Classification of blogs

The existing blogs are just as diverse as books in a library. They can simply be classified in the same way, that is, according to the subjects they are dealing with, such as:

  • Art
  • Economics
  • Fashion
  • History
  • Literature
  • Music
  • Philosophy

Immediacy, interactivity and depth inherent in blogs (Allan 2006, p. 23-26) allow classification in terms of purpose like what Simons (2008) suggested. For example:

  • Pamphleteering Blogs allow people to “argue a case or push a cause” by providing readers a means to leave their comment.
  • News Blogs are used to cover news stories.

Furthermore, blogs’ multimodal environment has also led to another kind of classification that is determined by the dominant mode of communication within a blog. For instance:

  • Photoblog
  • Sketchblog
  • Vlog
  • Artlog

(Wikipedia 2008).

Most blogs, however, have intermingled intrinsic elements from different classifications, making them harder to be distinguished by types. Ultimately, what work best is determined by the users, and the diversity of classifications is certainly a positive sign.

Blogging communities

A blogging or online community is simply “a community who interacted online within some bounded set of technologies” (White 2006). It is maintained and expanded when bloggers hyperlink to other bloggers, refer to them in their entries, and post comments on each other’s blogs (Herring et al 2005; Gumbrecht 2004).

White (2006) notices three types of online communities prevalent in the blogosphere:

  • One Blog Centric Community focuses on a single prominent blog.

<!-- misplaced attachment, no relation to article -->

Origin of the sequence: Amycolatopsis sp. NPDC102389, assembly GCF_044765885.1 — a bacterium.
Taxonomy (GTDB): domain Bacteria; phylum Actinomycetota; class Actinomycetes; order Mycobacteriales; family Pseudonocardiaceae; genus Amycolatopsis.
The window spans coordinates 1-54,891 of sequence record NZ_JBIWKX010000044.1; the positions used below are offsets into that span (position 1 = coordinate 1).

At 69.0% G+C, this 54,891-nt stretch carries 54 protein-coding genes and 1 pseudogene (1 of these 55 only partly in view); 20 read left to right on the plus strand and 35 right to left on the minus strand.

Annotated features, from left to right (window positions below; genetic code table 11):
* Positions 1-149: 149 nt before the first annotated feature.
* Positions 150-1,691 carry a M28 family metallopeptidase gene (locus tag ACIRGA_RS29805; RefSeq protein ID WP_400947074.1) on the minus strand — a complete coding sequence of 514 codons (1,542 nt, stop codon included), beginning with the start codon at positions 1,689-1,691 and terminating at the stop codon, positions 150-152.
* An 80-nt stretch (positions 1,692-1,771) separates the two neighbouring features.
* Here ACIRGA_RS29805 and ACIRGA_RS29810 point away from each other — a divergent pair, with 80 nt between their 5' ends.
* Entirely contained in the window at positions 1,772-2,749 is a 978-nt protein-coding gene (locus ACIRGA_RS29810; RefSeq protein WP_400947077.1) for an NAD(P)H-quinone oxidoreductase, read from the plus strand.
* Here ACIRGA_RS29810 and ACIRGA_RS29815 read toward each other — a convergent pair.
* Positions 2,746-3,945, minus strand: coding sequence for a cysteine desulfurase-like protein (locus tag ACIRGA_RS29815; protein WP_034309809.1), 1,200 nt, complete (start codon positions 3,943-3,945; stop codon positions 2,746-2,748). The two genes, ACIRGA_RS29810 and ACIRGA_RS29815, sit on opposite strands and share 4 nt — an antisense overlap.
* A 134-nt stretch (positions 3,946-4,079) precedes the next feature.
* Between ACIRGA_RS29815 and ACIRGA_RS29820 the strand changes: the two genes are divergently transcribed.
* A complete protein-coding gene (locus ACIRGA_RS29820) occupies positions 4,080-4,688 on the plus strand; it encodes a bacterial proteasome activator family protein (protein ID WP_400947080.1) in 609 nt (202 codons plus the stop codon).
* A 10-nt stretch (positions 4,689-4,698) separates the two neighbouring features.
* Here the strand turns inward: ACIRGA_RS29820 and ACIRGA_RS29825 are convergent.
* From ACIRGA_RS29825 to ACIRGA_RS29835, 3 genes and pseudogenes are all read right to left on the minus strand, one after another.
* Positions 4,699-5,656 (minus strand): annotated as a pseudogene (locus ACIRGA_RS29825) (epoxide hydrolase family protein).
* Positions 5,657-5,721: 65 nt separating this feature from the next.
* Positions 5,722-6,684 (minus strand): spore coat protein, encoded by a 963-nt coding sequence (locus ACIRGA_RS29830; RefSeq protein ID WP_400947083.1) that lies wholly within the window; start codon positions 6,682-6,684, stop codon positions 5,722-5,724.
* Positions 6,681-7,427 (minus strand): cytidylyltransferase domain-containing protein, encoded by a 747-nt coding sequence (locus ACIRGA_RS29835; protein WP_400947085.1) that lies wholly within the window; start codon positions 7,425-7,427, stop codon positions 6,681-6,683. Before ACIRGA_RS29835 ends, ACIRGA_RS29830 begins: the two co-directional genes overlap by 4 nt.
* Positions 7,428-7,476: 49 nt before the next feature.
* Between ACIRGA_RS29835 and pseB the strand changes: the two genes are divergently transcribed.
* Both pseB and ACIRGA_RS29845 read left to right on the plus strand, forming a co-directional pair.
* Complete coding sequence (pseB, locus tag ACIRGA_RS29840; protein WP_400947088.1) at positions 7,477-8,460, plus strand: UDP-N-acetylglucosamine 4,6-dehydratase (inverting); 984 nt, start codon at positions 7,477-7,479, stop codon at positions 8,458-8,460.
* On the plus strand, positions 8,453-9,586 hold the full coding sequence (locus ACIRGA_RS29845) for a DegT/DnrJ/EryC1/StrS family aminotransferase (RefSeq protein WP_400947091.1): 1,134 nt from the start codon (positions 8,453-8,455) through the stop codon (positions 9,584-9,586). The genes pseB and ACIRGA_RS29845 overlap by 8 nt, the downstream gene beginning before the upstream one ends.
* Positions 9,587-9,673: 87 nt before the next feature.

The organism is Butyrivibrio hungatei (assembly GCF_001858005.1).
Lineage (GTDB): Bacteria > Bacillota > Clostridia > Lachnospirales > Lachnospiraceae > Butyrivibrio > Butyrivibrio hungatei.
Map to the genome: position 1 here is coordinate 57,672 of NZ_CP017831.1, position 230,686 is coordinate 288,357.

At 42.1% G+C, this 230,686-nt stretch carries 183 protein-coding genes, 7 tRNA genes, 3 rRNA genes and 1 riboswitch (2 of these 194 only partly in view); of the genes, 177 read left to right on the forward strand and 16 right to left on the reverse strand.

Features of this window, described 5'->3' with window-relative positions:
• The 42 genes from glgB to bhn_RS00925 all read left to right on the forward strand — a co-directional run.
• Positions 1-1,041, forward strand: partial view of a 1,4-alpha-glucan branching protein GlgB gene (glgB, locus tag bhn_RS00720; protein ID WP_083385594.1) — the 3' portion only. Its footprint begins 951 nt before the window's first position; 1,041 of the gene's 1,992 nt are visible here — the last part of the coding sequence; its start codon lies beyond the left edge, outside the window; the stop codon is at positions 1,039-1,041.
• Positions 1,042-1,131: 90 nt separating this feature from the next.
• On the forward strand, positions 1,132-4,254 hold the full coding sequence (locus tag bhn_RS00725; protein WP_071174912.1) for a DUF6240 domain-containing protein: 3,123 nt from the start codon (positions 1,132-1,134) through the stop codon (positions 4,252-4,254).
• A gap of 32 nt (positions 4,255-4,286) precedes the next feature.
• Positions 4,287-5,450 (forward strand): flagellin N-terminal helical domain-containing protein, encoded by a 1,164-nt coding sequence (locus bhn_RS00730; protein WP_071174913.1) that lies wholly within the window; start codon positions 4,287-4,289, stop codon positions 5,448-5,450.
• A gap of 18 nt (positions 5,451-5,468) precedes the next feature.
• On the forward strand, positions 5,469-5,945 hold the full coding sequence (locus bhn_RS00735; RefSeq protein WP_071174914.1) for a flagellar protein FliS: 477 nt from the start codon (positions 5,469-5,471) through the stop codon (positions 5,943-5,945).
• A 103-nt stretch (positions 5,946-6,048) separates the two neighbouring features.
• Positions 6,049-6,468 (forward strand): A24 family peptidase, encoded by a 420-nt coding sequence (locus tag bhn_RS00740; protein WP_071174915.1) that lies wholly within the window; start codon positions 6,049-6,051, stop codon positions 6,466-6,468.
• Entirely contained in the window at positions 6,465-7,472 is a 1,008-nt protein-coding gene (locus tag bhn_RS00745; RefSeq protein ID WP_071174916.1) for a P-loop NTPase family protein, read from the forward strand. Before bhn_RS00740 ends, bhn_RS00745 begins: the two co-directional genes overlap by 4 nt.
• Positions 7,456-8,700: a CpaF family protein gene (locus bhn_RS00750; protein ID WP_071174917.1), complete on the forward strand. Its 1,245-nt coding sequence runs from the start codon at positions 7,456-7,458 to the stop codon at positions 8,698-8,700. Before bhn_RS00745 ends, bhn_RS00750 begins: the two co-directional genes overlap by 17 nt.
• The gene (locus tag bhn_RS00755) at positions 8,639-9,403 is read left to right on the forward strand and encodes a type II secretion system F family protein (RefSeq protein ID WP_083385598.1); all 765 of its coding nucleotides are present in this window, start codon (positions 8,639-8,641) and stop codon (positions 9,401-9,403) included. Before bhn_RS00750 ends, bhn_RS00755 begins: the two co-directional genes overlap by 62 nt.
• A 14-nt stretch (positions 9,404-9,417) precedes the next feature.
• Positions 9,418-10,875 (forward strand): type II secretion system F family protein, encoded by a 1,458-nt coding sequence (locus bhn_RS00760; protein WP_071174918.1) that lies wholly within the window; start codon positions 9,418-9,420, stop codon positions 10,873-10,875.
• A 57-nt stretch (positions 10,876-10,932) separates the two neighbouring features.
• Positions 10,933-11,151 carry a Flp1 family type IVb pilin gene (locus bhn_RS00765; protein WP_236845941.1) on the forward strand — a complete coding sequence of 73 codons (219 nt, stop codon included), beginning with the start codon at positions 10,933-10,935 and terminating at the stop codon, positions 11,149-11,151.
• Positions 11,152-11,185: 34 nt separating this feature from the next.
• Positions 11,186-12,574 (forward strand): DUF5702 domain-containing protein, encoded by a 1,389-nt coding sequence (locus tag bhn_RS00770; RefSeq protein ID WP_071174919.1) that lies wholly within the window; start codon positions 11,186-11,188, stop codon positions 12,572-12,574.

• Topic Centric Community is united by a shared topic.
  • Boundaried Communities are “collections of blogs and blog readers hosted on a single site or platform”.

Multiply

(Multiply 2008)

(Multiply 2008)

Multiply is an example of boundaried communities. In order to post a comment in a blog hosted by Multiply, one has to first be a member of the site. A Multiply member’s network is made up of their direct contact, and they are constantly being kept up-to-date to any ongoing activities of those in their direct contact. Also, Multiply enables one to view the contact list of their friends. When one meets with their friend’s friend, Multiply will notify them of their indirect relationship.

References:

Allan, S 2006, Online News, Open University Press, London.

Gumbrecht, M 2004, ‘Blog as “protected space”’, ACM Press, New York.

Simons, M 2008, ‘Towards a taxonomy of blogs’, Creative Economy. Viewed 10 November, 2008, at

http://www.creative.org.au/webboard/results.chtml?filename_num=229836

White, N 2006, ‘Blogs and community: launching a new paradigm for online community’, The Knowledge Tree. Viewed 10 November, 2008, at

http://kt.flexiblelearning.net.au/tkt2006/edition-11-editorial/blogs-and-community-%E2%80%93-launching-a-new-paradigm-for-online-community

Wikipedia 2008, ‘Blog’. Viewed, 10 November, 2008, at

http://en.wikipedia.org/wiki/Blog

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